Abora (deity)

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Abora is the name of an ancestral solar deity of La Palma (Canary Islands) and a traditional god of the Guanches. Two reed boats are named after them.

Supreme being[edit]

Abora (Ibru[1]) is the name of the supreme being of the religion of the Guanches on the island of La Palma.[2][3] In Guanche mythology of the island of Tenerife, the supreme god was called Achamán.

Abora, reed boat[edit]

Expedioner.jpg
Abora project display and Dominique Goerlitz
Name: Abora
Builder: Aymara Indians, Huatajata, Lake Titicaca, Bolivia
General characteristics
Class and type: Totora reed boat
Length: 32.8 ft (10.0 m)
Sail plan: Square rig with bipod mast, steering oar, and leeboards[4]

Abora was a Bolivian-made reed boat, designed in 2002, to travel more than 450 nautical miles (518 mi; 833 km) between Egypt, Lebanon and Cyprus.[5] This was an attempt to prove a theory that there were no boundaries to the travels of ancient sailors, defying modern estimations of limited exploration by prehistoric man. The idea was inspired by Norwegian explorer Thor Heyerdahl, who sailed from South America to Polynesia on the Kon-Tiki balsa raft in 1947.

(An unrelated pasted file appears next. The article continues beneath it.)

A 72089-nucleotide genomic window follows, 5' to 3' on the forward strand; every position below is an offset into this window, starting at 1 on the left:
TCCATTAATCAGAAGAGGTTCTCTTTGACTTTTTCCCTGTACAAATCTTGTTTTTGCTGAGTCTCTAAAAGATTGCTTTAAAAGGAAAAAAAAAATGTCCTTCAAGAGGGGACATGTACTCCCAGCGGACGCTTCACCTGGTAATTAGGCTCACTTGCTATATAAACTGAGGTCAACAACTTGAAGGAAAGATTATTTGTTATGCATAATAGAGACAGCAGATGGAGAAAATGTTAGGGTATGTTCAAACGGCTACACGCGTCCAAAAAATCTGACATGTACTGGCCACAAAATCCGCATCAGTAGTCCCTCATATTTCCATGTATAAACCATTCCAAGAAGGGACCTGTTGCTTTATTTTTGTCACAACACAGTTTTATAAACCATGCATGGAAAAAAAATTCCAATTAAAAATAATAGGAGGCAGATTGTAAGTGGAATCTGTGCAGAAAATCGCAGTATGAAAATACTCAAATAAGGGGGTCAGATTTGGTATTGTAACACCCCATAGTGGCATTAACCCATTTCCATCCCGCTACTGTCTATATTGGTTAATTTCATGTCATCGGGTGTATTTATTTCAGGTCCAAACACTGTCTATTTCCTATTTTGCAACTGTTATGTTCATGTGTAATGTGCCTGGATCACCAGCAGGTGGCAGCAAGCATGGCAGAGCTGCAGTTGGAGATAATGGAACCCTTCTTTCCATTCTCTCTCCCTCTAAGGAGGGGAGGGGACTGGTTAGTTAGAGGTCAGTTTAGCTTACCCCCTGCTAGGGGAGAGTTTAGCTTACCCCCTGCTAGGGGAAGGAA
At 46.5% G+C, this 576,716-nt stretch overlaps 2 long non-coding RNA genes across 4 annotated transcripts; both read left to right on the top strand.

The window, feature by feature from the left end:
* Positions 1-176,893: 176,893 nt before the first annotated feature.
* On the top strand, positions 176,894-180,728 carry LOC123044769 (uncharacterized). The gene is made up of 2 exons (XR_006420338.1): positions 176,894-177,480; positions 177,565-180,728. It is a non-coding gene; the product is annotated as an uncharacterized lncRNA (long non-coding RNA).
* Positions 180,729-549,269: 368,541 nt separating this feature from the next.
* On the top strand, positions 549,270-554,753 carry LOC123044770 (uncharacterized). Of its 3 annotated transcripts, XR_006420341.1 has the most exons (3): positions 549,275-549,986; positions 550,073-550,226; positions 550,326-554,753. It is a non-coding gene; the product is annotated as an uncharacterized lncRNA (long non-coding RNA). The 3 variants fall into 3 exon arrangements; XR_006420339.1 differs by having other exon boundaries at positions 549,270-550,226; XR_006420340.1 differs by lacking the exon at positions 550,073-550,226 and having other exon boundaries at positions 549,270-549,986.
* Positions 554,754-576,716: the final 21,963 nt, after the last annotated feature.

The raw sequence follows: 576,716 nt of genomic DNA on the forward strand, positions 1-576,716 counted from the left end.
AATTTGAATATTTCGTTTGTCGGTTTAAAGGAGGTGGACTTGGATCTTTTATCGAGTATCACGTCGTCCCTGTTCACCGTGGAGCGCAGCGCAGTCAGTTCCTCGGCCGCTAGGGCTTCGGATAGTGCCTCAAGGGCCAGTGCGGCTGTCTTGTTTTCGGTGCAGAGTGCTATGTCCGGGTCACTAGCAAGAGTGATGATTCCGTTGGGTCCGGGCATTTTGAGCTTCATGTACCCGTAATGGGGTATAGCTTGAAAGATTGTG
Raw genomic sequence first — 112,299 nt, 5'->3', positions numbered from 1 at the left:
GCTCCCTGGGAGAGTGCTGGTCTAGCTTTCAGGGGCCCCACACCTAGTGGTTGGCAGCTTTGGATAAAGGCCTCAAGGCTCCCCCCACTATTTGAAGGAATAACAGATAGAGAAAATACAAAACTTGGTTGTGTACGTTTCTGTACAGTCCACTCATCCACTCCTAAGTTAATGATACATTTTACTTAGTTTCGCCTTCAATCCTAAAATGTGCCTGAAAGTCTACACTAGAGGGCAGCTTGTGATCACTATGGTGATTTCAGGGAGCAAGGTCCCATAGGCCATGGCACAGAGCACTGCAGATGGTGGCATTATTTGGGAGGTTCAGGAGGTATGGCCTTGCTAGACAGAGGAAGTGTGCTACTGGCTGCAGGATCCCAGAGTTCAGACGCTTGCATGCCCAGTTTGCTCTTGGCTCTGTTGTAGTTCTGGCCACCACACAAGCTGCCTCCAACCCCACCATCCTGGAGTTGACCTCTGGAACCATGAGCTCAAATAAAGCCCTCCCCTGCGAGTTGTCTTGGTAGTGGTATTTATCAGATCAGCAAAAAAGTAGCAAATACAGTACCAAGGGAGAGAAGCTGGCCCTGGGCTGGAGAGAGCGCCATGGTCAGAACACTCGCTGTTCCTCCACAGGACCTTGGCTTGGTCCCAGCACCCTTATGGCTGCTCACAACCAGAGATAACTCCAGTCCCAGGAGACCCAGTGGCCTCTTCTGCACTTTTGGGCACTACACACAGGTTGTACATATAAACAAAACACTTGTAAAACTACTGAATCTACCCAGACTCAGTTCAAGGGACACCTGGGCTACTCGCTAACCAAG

Abora III[edit]

A similar boat, the Abora III, was launched in 2007 for a transatlantic crossing. Due to damage from several storms, the expedition was abandoned 550 miles (478 nmi; 885 km) away from the Azores.[6]

Abora IV[edit]

Despite the success in the experimental archeology of Thor Heyerdahl and Dominique Görlitz, many archaeologists still doubt that these trade routes were the crucial lifeline for the great civilizations of the ancient world of the sea. For this reason, the upcoming ABORA IV expedition will take up the attempt to provide such evidence in an open sea experiment. This reed raft journey will lead from Varna across the Black Sea to the gate of the Dardanelles, on through the Aegean Sea to Athens. From there the maneuverability of the raft will be demonstrated through a unique island-hopping experiment from Melos to Santorini and from there to Crete to finally end up in the harbour of the Egyptian metropole Alexandria. [7]

References[edit]

  1. ^ Garrison Brinton, Daniel (1901). Races and Peoples: Lectures on the Science of Ethnography. D. McKay. p. 122.
  2. ^ Chisholm, Hugh, ed. (1911). "Guanches" . Encyclopædia Britannica. 12 (11th ed.). Cambridge University Press. pp. 650–651.
  3. ^ William Brown Hodgson (1844). Notes on Northern Africa, the Sahara and Soudan: In Relation to the Ethnography, Languages, History, Political and Social Condition, of the Nations of Those Countries. Wiley and Putnam. pp. 104–.
  4. ^ Allen, J M. "Abora III building and history". Retrieved 23 April 2010.
  5. ^ The Abora project Archived 21 September 2008 at the Wayback Machine CNN
  6. ^ Abora III Diary Archived 7 July 2011 at the Wayback Machine Abora III Diary
  7. ^ The new mission of ABORA IV

External links[edit]